LETTER: People made big differenceTo the Telegram: The comments made by Mike Nichol’s in the Nov. 9 Telegram were unusually clear and cogent. His list of all the things revealed to be not so important was completely correct. However, I think he failed to encapsulate adequately what really was most at stake.
To the Telegram:
The comments made by Mike Nichol’s in the Nov. 9 Telegram were unusually clear and cogent. His list of all the things revealed to be not so important was completely correct. However, I think he failed to encapsulate adequately what really was most at stake.
The re-election of President Obama happened at a time when our unemployment rate was just barely under 8 percent, and during a slower-than-expected recovery. It happened at a time when we had, and still don’t have, a solution to the Congressional gridlock that threatens us with a catastrophic fiscal cliff.
But because the president’s people were so energetic and dedicated, Obama was able to remain monetarily competitive with the many super PACs and massive donations to the Romney campaign.
Mr. Nichols needs to recognize though, that more than all these influences, the president was re-elected because a majority of voters were able to judge his character. In the end, more voters felt a president coming from a working class background and managing to graduate at the top of his class from a prestigious university knew a little more about struggle and adversity — the real issues weighing on today’s middle class.
To Romney’s detriment, voters decided a silver-spoon borne millionaire with off shore accounts really did not fully understand those challenges.
Then there were Romney’s constant flip-flops and contradictions, which effectively worked against him. Voters witnessed him portray himself as a man who wanted to strengthen the middle class, while simultaneously cutting many of them down with his candid remarks, unwittingly recorded, about the 47 percent and their supposed “unwillingness to take responsibility for their own lives.”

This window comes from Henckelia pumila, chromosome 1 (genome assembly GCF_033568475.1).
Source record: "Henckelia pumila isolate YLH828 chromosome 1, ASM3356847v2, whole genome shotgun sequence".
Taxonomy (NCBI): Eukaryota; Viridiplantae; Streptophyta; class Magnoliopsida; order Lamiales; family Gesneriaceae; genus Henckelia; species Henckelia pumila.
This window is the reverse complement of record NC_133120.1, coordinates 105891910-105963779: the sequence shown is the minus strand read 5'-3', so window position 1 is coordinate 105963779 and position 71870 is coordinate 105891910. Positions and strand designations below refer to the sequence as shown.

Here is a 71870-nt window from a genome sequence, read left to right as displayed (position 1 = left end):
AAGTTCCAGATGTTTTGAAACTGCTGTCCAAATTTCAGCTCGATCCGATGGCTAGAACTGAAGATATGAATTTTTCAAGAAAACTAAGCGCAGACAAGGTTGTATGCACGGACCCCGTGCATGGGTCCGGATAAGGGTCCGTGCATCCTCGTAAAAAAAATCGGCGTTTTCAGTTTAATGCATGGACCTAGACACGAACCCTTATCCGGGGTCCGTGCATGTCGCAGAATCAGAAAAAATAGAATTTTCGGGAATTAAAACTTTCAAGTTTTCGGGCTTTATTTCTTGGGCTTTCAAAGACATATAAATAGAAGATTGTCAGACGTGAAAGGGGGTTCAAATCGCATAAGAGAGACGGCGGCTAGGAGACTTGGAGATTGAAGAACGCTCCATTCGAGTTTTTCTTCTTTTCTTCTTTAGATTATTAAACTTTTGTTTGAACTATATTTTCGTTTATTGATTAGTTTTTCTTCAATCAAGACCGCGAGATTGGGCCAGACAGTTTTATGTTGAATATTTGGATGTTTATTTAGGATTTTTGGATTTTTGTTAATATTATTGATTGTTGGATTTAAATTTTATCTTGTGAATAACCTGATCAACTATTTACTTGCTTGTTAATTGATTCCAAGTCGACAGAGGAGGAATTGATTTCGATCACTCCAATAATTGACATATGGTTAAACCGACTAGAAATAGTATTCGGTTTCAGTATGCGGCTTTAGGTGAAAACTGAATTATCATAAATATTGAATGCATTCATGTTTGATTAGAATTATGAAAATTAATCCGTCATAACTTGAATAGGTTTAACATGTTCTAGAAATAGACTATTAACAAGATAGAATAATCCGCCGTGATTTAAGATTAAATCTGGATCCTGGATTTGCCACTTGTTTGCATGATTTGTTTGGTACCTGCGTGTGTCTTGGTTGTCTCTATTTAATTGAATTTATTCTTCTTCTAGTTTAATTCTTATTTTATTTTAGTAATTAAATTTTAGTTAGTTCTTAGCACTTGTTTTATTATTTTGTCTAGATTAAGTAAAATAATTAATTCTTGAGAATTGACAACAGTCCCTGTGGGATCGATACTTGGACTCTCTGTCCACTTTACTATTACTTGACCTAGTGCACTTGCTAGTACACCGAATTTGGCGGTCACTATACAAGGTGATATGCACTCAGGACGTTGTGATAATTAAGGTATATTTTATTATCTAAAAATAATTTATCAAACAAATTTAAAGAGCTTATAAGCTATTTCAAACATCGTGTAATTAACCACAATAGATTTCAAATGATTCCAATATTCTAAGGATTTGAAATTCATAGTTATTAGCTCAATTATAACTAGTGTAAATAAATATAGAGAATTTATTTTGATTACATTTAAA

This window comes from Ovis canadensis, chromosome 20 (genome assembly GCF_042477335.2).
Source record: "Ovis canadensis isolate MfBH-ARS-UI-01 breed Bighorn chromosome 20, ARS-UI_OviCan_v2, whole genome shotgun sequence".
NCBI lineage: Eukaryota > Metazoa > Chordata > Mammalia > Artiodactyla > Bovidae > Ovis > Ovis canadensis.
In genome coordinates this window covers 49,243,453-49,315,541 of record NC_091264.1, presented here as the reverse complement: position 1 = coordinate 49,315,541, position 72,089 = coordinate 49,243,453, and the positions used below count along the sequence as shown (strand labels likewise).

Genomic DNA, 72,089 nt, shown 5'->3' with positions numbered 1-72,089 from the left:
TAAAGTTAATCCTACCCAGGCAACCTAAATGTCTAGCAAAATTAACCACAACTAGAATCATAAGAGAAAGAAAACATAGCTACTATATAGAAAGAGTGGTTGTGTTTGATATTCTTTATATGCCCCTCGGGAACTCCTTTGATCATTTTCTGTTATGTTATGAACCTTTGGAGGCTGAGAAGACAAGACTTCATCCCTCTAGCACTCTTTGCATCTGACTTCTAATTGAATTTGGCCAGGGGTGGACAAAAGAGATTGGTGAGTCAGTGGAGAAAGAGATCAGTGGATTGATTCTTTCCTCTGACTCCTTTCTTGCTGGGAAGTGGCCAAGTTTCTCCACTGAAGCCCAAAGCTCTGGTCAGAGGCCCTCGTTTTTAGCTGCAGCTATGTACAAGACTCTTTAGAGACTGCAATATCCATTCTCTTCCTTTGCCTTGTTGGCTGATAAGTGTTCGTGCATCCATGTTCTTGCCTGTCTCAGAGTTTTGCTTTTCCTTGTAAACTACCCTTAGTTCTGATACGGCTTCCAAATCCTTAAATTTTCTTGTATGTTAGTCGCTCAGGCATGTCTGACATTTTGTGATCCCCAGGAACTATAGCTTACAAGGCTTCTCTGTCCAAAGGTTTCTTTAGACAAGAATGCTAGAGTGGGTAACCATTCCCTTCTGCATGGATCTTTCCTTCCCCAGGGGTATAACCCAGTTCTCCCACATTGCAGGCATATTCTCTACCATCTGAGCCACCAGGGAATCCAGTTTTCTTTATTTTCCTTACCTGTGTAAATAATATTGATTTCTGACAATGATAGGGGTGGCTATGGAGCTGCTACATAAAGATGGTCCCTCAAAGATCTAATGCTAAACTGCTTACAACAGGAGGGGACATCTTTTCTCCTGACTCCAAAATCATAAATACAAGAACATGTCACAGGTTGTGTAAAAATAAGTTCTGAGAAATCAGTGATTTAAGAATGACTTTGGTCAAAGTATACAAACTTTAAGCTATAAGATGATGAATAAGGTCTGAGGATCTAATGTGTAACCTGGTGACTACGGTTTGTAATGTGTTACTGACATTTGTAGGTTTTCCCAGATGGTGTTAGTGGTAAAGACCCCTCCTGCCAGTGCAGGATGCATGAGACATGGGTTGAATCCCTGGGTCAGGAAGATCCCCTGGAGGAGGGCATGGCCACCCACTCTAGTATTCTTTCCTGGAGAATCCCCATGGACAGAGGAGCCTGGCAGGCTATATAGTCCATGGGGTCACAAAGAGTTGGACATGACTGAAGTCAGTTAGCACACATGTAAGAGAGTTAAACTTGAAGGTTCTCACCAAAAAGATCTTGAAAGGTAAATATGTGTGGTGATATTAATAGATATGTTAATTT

Romney also adamantly opposed a health care reform bill patterned after those he drew, personally, to enact his successful Massachusetts health care bill — compete with an individual mandate.
And although billionaires and secretive super PACs contributed ridiculously large sums of money to elect him, in the end, it was the people who chose Obama again.
Next time, if a Democratic candidate fails to be as charismatic as Obama, or lacks such a dedicated and energetic team of volunteers, money may indeed win.
So the issue of doing whatever it takes to repeal a misguided and basically stupid Supreme Court decision, is still just as important. And, the idea of fair disclosure needs to be revisited as long as it takes to require mega-corporations and mega-donating individuals to simply reveal their identities.
Overall, it’s amazing that a president who was held responsible for economic controversies he did, and did not cause — and who lacked the virtually unlimited money supply of his opponents — was re-elected anyway.
It is equally amazing that a multi-millionaire — born with a silver spoon in his mouth, and who refused to reveal the traditional number of tax records — came so close to being elected.
Miracle of miracles — thank God sanity won anyway.
Peter W. Johnson,